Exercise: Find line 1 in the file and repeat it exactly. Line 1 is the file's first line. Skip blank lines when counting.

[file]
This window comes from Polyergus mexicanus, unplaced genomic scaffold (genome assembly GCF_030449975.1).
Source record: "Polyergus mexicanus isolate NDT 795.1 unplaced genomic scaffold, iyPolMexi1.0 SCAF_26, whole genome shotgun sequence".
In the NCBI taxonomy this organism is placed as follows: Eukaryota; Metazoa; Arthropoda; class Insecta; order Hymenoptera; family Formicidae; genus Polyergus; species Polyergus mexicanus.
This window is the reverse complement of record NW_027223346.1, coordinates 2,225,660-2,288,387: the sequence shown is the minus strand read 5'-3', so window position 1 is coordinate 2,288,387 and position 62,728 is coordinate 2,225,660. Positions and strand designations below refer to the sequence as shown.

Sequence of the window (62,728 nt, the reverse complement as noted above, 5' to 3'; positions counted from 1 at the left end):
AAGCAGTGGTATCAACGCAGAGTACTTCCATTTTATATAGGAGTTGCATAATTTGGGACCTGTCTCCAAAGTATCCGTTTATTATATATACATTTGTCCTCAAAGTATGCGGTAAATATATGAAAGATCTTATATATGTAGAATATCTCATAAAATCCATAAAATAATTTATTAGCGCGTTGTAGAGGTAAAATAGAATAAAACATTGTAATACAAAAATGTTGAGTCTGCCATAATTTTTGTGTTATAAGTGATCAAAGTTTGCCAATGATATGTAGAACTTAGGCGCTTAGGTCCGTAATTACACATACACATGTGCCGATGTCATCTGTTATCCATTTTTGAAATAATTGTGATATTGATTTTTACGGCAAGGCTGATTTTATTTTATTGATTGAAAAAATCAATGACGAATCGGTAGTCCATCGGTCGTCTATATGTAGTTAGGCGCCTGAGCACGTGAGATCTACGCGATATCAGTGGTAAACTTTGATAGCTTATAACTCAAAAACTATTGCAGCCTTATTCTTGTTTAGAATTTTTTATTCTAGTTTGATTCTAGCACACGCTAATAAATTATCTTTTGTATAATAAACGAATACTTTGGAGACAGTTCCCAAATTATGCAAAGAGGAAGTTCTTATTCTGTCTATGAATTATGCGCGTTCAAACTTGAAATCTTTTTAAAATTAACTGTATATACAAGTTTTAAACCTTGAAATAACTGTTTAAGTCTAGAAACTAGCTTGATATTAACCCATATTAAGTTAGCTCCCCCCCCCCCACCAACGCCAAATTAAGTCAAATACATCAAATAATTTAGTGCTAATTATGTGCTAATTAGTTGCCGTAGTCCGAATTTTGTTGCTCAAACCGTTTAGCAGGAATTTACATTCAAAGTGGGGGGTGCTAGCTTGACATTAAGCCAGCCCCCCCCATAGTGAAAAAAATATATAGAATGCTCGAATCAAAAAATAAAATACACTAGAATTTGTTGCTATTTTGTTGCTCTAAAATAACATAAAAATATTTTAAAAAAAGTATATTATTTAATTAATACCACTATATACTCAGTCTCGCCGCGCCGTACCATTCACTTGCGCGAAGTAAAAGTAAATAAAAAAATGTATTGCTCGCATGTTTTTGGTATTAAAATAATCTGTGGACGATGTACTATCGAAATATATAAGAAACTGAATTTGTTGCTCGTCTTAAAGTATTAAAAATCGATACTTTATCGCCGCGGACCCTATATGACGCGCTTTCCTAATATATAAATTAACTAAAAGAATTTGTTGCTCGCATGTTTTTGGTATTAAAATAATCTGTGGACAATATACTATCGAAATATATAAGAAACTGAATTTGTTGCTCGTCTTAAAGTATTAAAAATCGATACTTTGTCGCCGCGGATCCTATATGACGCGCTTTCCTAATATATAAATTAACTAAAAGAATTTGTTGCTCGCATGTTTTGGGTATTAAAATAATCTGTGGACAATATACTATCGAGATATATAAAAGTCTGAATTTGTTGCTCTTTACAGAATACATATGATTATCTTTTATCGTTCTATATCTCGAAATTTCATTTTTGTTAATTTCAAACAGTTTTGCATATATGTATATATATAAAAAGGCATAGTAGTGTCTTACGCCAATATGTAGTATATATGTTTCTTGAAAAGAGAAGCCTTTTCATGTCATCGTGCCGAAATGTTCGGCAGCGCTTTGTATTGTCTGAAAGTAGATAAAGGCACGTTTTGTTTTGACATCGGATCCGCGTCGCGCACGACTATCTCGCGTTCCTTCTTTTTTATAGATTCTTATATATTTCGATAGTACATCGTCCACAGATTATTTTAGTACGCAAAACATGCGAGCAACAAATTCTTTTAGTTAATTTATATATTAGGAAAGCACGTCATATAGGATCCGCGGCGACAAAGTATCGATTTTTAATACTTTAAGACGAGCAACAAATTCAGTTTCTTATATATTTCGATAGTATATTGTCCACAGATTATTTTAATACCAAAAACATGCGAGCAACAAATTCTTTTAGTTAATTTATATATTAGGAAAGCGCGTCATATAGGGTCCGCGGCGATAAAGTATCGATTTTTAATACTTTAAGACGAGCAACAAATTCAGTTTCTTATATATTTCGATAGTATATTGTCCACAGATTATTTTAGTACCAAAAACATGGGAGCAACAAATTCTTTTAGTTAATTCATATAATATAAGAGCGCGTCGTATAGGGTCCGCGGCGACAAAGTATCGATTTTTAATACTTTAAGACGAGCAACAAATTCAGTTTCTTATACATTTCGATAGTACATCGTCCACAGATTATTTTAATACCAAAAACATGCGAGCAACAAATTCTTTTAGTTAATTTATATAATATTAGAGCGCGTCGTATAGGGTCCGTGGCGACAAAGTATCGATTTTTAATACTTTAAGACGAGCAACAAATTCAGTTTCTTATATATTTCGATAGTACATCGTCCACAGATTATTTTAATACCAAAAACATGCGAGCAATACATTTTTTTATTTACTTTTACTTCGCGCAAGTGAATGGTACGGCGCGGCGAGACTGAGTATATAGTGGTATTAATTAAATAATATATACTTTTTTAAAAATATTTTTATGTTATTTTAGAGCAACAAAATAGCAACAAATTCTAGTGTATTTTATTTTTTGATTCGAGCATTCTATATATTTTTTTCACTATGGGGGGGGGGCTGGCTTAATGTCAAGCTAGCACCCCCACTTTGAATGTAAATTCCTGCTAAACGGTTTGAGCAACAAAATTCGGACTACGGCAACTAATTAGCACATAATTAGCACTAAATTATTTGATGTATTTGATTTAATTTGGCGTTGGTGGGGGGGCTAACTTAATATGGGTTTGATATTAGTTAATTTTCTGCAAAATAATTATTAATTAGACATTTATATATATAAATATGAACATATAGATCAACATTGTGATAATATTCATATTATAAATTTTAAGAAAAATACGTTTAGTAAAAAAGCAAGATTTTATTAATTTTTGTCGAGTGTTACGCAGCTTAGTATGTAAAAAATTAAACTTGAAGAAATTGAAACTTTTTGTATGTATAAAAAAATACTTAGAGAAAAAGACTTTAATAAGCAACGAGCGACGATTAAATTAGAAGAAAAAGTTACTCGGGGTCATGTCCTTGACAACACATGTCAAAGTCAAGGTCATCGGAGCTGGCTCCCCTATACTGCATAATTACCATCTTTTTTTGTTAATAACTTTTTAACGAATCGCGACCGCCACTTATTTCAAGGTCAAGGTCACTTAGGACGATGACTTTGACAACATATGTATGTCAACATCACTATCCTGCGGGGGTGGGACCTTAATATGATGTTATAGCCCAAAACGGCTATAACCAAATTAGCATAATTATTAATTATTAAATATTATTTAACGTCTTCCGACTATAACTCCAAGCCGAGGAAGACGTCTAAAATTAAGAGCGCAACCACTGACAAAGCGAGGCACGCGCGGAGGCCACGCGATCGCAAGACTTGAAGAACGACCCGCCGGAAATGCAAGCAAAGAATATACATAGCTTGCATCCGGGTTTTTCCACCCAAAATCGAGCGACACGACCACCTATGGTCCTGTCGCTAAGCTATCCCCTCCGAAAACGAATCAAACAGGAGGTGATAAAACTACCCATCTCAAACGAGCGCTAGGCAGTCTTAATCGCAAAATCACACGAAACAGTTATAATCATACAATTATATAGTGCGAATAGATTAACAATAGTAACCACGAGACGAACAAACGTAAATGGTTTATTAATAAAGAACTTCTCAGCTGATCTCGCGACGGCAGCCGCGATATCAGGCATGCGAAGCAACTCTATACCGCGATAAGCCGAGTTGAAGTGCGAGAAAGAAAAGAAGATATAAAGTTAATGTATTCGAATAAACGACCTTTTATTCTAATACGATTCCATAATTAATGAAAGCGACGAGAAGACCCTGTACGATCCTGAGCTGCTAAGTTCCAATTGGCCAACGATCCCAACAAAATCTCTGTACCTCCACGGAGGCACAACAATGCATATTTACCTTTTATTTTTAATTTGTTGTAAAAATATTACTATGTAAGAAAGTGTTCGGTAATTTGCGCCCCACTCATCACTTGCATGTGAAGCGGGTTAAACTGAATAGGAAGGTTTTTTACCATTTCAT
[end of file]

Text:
This window comes from Polyergus mexicanus, unplaced genomic scaffold (genome assembly GCF_030449975.1).